Southwark is one of the most densely populated boroughs in the country with a population of around 313,000. Southwark is also the 40th most deprived local authority in England and the ninth most deprived out of 33 London local authorities.
Southwark is also one of the most ethnically diverse areas in the UK, with just over a half of residents coming from a White ethnic background. Around a third of all residents are from a Black ethnic background and the remaining fifth of the residents come from mixed, Asian and multiple other ethnic groups.
In this context, the proliferation of betting shops has become an increasing concern since 2011. Unlike some other boroughs in London, there has been a consistent “churn” of betting shops – with some closing, while others open – meaning that the number has been relatively consistent, only increasing by 6.5 per cent since 2007.
Even so, the concentration of gambling premises in the most deprived areas has spurred the council to implement a “whole council” approach to control their number. Under this banner, the Council Plan 2014/15 – 2017/18 included a commitment to stop the stop the spread of pawnbrokers, betting shops, gambling machines and pay day, and a specific policy to limit the spread of betting shop has been included in the emerging New Southwark Plan, now in its submission version. This “whole council” process led to a number of planning and licensing initiatives.
In 2014 Southwark became the first council in the UK to utilise Article 4 Direction to limit the proliferation of
An Article 4 Direction can be used to remove specific permitted development rights in all or parts of the local authority. As it is put in place to ensure that certain development requires planning permission, it does not restrict development altogether. The government’s own NPPG states that an Article 4 Direction to remove national permitted development rights should be limited to situations where this is necessary to protect local amenity or the wellbeing of the area. In particular, in deciding whether an Article 4 Direction would be appropriate, local planning authorities need to clearly identify the potential harm that the Direction is intended to address.
In 2015 the government changed the General Permitted Development Order and betting shops and payday loan shops were reclassified to sui generis use. This meant that permitted development rights no longer applied to change use to a betting shop without planning permission. It is still possible to change use from a betting shop to another use under permitted development.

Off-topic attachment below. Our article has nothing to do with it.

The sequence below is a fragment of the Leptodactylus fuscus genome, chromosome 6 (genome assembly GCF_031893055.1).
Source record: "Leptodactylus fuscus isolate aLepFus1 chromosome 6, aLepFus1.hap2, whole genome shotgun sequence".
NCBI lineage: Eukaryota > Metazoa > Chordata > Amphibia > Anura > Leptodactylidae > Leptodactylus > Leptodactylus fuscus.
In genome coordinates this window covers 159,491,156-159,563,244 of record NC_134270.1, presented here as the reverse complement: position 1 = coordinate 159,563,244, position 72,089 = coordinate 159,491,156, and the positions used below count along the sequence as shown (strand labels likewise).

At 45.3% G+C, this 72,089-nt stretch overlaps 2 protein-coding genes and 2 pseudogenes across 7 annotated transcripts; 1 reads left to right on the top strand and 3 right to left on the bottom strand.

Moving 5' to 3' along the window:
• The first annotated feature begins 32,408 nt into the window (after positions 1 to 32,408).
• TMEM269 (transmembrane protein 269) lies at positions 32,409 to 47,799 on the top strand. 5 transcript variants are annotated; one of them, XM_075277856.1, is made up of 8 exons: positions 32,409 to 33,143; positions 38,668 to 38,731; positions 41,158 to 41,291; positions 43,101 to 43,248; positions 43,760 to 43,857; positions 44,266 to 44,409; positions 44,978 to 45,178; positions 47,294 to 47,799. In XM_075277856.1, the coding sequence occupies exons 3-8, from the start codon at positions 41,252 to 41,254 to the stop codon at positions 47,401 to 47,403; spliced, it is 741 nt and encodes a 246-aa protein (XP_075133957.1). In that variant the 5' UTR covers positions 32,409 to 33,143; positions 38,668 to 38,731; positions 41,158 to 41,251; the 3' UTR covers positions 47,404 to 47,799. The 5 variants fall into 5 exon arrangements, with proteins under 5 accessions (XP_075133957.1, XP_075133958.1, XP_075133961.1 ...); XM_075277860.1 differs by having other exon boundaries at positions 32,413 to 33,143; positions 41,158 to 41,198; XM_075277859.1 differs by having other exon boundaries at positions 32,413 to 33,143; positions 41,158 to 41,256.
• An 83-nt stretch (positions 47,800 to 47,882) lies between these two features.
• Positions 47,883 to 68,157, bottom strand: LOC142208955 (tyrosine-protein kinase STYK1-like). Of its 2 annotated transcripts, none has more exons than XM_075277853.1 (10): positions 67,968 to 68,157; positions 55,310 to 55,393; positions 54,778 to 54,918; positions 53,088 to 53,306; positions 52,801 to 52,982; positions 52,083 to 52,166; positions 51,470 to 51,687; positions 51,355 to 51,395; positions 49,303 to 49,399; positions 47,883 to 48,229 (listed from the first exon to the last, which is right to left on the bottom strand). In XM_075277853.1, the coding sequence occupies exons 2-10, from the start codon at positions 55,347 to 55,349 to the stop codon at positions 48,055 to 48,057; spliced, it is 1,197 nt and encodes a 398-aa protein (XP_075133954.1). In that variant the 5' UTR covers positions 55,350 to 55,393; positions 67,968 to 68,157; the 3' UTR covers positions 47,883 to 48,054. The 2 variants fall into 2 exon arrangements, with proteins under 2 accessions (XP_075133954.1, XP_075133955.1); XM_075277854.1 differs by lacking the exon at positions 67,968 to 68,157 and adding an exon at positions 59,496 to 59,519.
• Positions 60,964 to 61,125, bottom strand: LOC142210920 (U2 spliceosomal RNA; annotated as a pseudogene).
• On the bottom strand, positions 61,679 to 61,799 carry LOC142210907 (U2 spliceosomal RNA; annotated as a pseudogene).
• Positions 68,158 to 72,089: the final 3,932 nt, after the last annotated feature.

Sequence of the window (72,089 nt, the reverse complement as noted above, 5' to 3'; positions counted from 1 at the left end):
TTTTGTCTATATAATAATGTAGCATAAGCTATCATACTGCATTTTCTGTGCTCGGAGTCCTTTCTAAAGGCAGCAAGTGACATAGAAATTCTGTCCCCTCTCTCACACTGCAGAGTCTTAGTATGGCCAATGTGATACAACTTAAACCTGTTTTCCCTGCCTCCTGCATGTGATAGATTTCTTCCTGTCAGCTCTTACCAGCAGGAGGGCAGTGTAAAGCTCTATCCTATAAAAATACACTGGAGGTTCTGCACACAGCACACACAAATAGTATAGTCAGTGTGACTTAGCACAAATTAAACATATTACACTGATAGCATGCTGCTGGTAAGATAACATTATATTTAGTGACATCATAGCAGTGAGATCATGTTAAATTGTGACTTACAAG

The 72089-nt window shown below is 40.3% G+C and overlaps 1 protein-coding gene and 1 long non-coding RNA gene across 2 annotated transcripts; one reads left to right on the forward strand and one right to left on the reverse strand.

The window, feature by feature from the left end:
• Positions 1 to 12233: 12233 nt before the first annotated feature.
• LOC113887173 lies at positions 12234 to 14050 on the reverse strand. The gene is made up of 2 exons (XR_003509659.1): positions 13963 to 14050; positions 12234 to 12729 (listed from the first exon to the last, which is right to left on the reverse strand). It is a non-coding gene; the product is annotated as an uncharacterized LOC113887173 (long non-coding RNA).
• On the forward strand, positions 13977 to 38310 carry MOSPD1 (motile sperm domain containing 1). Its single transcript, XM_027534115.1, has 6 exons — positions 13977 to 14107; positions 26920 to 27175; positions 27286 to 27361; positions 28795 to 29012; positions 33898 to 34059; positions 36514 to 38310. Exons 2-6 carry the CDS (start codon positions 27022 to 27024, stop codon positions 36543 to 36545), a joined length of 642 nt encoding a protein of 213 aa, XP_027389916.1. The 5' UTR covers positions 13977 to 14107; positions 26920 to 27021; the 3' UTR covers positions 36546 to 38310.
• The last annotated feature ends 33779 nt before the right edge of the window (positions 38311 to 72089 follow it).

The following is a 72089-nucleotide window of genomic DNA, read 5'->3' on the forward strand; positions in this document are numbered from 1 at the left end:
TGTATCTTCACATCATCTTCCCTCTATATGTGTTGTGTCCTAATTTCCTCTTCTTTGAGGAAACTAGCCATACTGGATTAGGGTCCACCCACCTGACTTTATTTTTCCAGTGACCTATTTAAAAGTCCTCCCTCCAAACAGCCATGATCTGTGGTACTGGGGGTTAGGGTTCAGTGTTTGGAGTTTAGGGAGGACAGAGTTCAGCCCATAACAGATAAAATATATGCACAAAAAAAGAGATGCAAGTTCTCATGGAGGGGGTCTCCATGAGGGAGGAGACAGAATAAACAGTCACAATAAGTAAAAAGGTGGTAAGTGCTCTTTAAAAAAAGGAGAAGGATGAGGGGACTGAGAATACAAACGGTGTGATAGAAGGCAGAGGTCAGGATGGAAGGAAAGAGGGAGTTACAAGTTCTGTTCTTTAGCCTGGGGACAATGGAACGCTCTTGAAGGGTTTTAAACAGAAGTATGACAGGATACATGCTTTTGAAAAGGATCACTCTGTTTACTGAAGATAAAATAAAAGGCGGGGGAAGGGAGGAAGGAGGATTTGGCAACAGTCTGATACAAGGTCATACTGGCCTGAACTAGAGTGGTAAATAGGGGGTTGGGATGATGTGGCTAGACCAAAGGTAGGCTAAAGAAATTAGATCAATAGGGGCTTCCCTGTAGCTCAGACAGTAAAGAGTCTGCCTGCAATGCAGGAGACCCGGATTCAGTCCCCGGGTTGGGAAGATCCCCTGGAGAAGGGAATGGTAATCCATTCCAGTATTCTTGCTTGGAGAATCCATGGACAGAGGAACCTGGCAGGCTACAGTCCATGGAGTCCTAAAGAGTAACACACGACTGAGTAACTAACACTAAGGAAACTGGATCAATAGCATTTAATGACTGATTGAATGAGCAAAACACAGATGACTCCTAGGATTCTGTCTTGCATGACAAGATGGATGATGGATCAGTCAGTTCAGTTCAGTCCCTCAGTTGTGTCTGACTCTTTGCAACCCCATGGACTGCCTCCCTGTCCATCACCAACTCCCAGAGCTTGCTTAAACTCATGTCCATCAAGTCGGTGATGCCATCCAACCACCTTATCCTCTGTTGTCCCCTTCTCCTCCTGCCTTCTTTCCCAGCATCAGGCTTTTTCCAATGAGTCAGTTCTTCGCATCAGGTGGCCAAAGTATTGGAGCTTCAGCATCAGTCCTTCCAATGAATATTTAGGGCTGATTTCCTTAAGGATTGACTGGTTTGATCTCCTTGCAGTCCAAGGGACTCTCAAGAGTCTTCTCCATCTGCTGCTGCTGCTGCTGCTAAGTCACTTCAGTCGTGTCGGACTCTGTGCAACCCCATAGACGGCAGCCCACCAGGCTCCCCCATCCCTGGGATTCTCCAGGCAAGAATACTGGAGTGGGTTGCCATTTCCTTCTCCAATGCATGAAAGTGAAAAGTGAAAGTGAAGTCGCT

Property and Asset management
The council’s commercial property estate is comprised of a wide variety of shops, offices, industrial buildings, community centres and more. However, payday lenders and betting shops are excluded from the Council’s own Asset Management Plan for the Commercial Property Estate.
The council is also able to grant rate reliefs to encourage thriving and diverse town centres by supporting retailers as they look to adapt to changing consumer preferences and provide support to the construction industry. To qualify for retail relief, a property must be occupied, have a rateable value of £50,000 or less and be wholly or mainly used as a shop, restaurant, cafe or drinking establishment.
The council’s discretionary rate relief policy explicitly excludes betting shops, payday lenders and hot food takeaways from any type of rate relief.
Local Area Risk Profiles
The Council’s Public Health team plays a significant role in gambling policy. Not only is Public Health notified and involved in any application for a new betting shop, the team has also provided significant input into Southwark’s Statement of Gambling Policy. Southwark’s Public Health supports their licensing team in this work through the production of local area risk profiles for gambling. The risk profiles are based on a number of location indicators, including proximity to schools, places where vulnerable people are housed, and other betting shops. Area-based vulnerability considerations are also included in the model, such as demographics, deprivation and those affected by substance misuse, gambling addiction and poorer mental health.
The involvement of the Public Health team in Southwark’s “Whole Council” approach is significant, allowing for the borough’s Planning and Licensing Committee to make decisions that are fully informed and cognisant of the potential risks and impacts.
The risk profiles are already in development to be incorporated into the next iteration of the Statement of Gambling Policy Public Health has also facilitated buy- in from the Health and Wellbeing Board and partners. In fact, stopping the spread of betting shops and gambling machines and promoting financial well-being and independence among residents is one of the “big asks” of the Health and Wellbeing Strategy 2015-2020.